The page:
Date of Award

12-20-2013

Degree Type

Thesis

Degree Name

Master of Public Health (MPH)

Department

Public Health

First Advisor

Dr. Ike Okosun

Second Advisor

Dr. Kymberle Sterling

Abstract

Background: Marijuana is the most widely used illicit substance in the United States. Public approval of marijuana has driven its legalization in twenty states and the District of Columbia for medical use; and, this year alone (2013), two states have legalized recreational use of the drug. Despite the nation’s growing trend towards marijuana acceptance, the evidence regarding the health effects of its use remains vague. This study was designed to evaluate the health profile of marijuana users by determining the association of marijuana use with quality of life, defined in terms of perceived overall health and as self-reported medical conditions.

Methods: The 2007-2010 National Health and Nutrition Examination Survey data was used to evaluate the health profile and quality of life of marijuana smokers. Chi-square and one-way ANOVA analyses were respectively used to compare prevalence and mean differences of select characteristics across different categories grouped by marijuana use. Logistic regression analyses were then performed to determine the association between the reported number of unhealthy days or medical conditions and marijuana use in the past month. All analyses were performed with SAS 9.2 software using weighted data, while 95% confidence intervals were used to determine statistical significance.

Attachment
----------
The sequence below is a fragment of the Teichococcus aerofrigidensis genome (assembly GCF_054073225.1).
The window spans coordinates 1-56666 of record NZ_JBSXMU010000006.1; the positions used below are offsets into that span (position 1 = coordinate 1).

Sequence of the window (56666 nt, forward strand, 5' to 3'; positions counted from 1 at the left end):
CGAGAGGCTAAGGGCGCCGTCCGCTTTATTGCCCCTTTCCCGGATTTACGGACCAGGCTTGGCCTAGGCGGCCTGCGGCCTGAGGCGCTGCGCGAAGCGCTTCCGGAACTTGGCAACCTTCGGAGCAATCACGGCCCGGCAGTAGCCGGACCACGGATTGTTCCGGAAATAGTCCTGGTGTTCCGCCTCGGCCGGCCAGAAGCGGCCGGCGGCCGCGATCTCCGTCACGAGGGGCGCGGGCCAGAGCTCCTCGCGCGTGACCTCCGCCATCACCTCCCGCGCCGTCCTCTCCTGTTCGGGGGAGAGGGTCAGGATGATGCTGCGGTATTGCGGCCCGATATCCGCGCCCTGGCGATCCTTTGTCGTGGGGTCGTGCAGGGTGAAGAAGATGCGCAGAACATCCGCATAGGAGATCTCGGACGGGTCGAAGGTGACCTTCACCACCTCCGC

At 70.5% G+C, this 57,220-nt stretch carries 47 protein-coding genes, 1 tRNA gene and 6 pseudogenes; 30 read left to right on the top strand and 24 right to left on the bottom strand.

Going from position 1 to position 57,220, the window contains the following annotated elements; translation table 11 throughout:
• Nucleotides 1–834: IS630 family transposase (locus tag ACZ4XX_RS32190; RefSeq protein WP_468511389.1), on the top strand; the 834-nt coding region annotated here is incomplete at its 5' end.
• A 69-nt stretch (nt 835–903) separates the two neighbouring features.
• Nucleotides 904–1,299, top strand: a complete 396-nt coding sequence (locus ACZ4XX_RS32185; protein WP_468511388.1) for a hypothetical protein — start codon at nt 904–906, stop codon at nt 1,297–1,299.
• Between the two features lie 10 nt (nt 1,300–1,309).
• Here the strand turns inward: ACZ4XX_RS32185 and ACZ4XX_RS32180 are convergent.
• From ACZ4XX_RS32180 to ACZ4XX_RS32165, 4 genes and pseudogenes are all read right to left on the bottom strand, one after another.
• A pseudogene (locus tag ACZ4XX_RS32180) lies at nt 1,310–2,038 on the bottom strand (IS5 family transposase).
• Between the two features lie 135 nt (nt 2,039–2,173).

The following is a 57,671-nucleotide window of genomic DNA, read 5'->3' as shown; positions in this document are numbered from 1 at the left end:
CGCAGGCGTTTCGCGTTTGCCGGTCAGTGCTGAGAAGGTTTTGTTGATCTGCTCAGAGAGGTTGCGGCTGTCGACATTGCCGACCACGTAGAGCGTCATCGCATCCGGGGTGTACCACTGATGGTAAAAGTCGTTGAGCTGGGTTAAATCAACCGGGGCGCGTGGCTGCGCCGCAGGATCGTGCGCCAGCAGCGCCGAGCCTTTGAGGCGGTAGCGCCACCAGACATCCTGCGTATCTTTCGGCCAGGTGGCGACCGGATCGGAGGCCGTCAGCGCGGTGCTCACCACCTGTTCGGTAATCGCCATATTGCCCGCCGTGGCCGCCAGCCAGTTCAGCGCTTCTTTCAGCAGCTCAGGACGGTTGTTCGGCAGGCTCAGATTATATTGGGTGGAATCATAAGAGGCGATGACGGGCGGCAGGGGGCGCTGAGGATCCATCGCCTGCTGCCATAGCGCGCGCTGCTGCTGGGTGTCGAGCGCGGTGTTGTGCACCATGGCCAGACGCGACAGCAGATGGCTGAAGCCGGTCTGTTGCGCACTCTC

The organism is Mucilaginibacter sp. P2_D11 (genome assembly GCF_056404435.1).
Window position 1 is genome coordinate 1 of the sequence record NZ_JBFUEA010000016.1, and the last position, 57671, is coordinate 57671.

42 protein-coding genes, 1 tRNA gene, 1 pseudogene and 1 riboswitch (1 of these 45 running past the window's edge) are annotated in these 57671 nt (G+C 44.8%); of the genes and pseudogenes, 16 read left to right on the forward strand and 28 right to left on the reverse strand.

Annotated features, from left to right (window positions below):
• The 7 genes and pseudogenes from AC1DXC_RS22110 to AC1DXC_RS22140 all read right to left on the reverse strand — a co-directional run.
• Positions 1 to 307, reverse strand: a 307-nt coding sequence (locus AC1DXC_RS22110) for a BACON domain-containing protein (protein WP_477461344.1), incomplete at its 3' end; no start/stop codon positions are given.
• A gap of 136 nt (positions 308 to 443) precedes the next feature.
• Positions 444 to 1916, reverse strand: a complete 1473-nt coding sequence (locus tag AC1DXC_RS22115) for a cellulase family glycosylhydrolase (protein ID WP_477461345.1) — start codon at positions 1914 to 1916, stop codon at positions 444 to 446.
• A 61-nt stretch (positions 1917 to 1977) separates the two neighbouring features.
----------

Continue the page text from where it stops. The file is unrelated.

Results: In total, 7716 cases were included in the study analysis. The prevalence of lifetime marijuana use was 59% (N = 3632), while the prevalence of current (past month) marijuana use was 12.6% (N = 861). Current marijuana users differed significantly from never users with respect to age, gender, income-to-poverty ratio, cigarette smoking, and alcohol and drug use. Current marijuana users also reported more unhealthy days per month, but less frequently reported diagnosis of a medical condition. Results of logistic regression analysis demonstrated that after controlling for confounders, there was no significant association between unhealthy days and current marijuana use, but there was an inverse association with reporting 3+ medical conditions and current marijuana use.

Conclusions: This study shows that marijuana users are more likely to engage in health risk behaviors, and report lower quality of life when compared to individuals who have never used marijuana. However, after controlling for confounders, marijuana use was not found to be associated with poor health outcomes.

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